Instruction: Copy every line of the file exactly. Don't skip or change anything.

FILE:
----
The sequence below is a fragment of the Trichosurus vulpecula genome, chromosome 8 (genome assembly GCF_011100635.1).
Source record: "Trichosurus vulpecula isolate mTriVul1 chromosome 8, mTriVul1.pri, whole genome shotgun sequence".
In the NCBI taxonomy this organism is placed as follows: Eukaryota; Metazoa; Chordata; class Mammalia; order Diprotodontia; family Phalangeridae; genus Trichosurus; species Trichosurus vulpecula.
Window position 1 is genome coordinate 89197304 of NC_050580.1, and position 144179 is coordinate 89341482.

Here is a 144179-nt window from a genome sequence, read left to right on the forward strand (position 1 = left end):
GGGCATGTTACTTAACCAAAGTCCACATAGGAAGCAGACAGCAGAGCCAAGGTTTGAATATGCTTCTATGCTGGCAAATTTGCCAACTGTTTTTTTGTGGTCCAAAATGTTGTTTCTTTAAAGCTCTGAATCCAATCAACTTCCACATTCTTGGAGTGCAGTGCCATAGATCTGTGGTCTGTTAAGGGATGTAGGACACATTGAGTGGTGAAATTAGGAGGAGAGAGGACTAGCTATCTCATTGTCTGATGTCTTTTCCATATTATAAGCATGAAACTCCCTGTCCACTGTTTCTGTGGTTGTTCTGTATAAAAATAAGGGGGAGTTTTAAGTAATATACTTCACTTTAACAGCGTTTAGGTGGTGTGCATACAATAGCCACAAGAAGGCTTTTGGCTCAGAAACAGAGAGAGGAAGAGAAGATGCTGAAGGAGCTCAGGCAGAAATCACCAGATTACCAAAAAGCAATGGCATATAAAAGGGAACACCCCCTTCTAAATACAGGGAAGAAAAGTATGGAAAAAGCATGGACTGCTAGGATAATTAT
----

The sequence below is a fragment of the Trichosurus vulpecula genome, chromosome 8 (genome assembly GCF_011100635.1).
Source record: "Trichosurus vulpecula isolate mTriVul1 chromosome 8, mTriVul1.pri, whole genome shotgun sequence".
In the NCBI taxonomy this organism is placed as follows: Eukaryota; Metazoa; Chordata; class Mammalia; order Diprotodontia; family Phalangeridae; genus Trichosurus; species Trichosurus vulpecula.
Window position 1 is genome coordinate 89197304 of NC_050580.1, and position 144179 is coordinate 89341482.

Here is a 144179-nt window from a genome sequence, read left to right on the forward strand (position 1 = left end):
GGGCATGTTACTTAACCAAAGTCCACATAGGAAGCAGACAGCAGAGCCAAGGTTTGAATATGCTTCTATGCTGGCAAATTTGCCAACTGTTTTTTTGTGGTCCAAAATGTTGTTTCTTTAAAGCTCTGAATCCAATCAACTTCCACATTCTTGGAGTGCAGTGCCATAGATCTGTGGTCTGTTAAGGGATGTAGGACACATTGAGTGGTGAAATTAGGAGGAGAGAGGACTAGCTATCTCATTGTCTGATGTCTTTTCCATATTATAAGCATGAAACTCCCTGTCCACTGTTTCTGTGGTTGTTCTGTATAAAAATAAGGGGGAGTTTTAAGTAATATACTTCACTTTAACAGCGTTTAGGTGGTGTGCATACAATAGCCACAAGAAGGCTTTTGGCTCAGAAACAGAGAGAGGAAGAGAAGATGCTGAAGGAGCTCAGGCAGAAATCACCAGATTACCAAAAAGCAATGGCATATAAAAGGGAACACCCCCTTCTAAATACAGGGAAGAAAAGTATGGAAAAAGCATGGACTGCTAGGATAATTAT